Goldman Sachs, the US investment bank, has handed every partner in its London office a one-off award of shares to compensate them for the unusually small bonuses they received last year.
The hand-outs, thought to be worth millions of pounds, follow mounting concern at the bank that it was losing staff because of the awards it made for the 2009 year, which were capped at a £1m per partner as part of Goldman's strategy for dealing with the one-off tax on bank bonuses implemented by the last government.
Since then, at least four Goldman partners in London have quit the bank for new roles amid complaints that their bonuses would have been much more generous had they worked for rivals. It is understood that Goldman felt compelled to make last month's awards in order to avoid further staff losses.
Around 100 Goldman partners are based in the London office, and many are believed to have been angered by the decision the bank took last year in response to Alastair Darling's announcement of a levy on bonuses.
Mr Darling, who was then chancellor, said his tax – a 50 per cent charge to be paid by the banks on all bonuses worth more than £25,000 – was intended to discourage the sector from making large payments, in the face of mounting public anger at the City. As it turned out, many banks felt obliged to pay their staff generous bonuses anyway; the Treasury subsequently revealed its take from the levy had been around £3.5bn. Of that, Goldman contributed around £380m, despite the caps it placed on payouts to partners.
Goldman refused to comment last night and it is not clear how valuable the share awards granted in August were, though the bonuses handed out in January were many times smaller than partners would usually have expected. The awards cannot be cashed in for five years, at which time they will be subject to the tax rates of the day; they could, in theory, be taken back if Goldman's trading performance subsequently disappoints.
The move mirrors a similar initiative from Credit Suisse, which handed shares to 400 senior employees in London last month. Like Goldman, it limited bonuses for 2009, in line with the spirit of Labour's tax; it too is thought to have become worried about staff moving elsewhere.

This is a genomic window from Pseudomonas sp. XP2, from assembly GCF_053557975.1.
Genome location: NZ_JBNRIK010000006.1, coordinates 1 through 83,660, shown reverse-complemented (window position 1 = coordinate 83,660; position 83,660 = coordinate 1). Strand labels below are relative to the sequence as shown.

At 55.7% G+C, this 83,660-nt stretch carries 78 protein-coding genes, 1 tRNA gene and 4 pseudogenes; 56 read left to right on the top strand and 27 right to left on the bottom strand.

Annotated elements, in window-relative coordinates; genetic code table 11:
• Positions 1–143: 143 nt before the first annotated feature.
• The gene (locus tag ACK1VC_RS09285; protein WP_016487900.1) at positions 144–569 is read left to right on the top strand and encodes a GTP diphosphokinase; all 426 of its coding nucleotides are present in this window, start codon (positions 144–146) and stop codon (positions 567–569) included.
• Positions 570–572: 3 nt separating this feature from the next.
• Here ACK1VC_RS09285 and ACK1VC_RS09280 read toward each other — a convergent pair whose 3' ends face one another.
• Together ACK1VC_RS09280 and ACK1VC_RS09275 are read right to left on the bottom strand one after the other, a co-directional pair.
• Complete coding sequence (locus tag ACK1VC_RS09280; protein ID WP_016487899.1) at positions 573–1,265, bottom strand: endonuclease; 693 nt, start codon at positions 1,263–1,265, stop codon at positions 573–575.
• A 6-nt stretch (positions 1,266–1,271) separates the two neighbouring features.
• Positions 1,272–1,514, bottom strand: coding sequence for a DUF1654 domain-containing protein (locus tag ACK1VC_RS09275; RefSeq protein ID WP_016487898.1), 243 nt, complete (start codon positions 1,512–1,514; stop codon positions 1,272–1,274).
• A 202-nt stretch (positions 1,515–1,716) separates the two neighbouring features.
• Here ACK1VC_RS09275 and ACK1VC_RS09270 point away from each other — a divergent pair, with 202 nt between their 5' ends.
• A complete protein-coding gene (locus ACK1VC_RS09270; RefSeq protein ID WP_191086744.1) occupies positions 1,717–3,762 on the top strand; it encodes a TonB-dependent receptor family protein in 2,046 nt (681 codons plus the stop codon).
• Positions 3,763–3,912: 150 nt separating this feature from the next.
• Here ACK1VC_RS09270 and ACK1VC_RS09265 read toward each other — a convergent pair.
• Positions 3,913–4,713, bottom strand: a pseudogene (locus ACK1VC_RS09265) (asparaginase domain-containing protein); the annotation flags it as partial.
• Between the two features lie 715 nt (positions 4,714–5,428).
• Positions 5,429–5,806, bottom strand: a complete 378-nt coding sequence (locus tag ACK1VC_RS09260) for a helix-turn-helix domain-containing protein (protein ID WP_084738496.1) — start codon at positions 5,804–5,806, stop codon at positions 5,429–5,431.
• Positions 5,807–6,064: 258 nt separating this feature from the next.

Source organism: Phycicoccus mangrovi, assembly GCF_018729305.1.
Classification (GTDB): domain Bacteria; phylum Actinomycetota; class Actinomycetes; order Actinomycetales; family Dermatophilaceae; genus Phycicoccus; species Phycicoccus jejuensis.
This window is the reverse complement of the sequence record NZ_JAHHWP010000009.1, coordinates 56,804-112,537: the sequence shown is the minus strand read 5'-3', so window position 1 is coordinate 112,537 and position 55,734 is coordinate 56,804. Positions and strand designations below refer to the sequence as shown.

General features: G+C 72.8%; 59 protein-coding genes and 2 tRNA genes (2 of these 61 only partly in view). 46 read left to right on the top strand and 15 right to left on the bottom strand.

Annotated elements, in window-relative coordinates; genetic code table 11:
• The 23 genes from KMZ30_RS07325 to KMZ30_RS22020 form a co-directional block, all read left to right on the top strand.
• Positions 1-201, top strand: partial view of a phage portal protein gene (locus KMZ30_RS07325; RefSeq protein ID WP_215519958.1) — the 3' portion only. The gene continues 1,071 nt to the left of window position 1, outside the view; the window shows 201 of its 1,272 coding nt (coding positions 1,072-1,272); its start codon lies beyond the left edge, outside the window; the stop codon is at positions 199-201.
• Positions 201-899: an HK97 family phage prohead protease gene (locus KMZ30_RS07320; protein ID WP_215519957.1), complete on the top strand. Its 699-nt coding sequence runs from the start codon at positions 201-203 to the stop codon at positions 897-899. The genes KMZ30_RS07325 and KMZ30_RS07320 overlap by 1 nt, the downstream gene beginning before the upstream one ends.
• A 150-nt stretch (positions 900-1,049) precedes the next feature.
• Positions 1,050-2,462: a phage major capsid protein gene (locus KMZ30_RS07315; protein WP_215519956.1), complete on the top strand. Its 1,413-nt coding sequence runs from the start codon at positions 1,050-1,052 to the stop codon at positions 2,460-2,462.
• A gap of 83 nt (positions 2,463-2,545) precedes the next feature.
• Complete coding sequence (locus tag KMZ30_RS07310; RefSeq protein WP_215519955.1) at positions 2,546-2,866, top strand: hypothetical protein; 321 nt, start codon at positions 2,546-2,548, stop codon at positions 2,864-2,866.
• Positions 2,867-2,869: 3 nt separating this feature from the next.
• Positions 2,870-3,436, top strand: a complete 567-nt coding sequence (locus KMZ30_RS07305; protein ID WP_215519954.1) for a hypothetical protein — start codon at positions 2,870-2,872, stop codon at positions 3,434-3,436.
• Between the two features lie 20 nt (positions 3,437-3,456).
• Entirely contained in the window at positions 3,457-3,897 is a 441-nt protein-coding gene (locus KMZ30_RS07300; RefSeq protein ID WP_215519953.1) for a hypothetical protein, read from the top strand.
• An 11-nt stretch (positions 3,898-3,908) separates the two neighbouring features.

However, while Goldman won some credit for its cap on bonuses in January – and while many City bankers will understand its fears about losing such senior figures to rival banks – the awards will attract controversy.
By paying the bonuses in August, the bank avoids having to make additional contributions under the one-off Labour tax on bonuses. As a result, staff will not have to miss out on large payments despite the intention of the previous government to crack down on City excess.
The fact that it is Goldman Sachs that made the awards will prove particularly controversial, as the bank often acted as a lightning conductor for anger directed at the financial services sector. Earlier this year, the Goldman agreed a $550m settlement with the Securities and Exchange Commission, the US regulator, over allegations about a deal it conducted at the height of the credit crisis. It was subsequently fined £17.5m by the Financial Services Authority in the UK for failing to make disclosures in the UK relating to the SEC affair.
The bank is desperate to restore its tarnished image and earlier this week launched a high-profile advertising campaign in the US, seeking to highlight the socially useful businesses in which it has invested.
The August share awards were cleared by the Financial ServicesAuthority, and the bank has broken no rules in making them. However, news of the bonuses comes just a week after Vince Cable, the Business Secretary, promised "an enormous kickback" against the banks if they offered staff another generous round of payments against a background of public spending cuts of unprecedented size.
Although George Osborne, the Chancellor, has so far been less aggressive in his language, he is likely to faceincreasing pressure to introduceanother tax on bonuses this year.Reuse content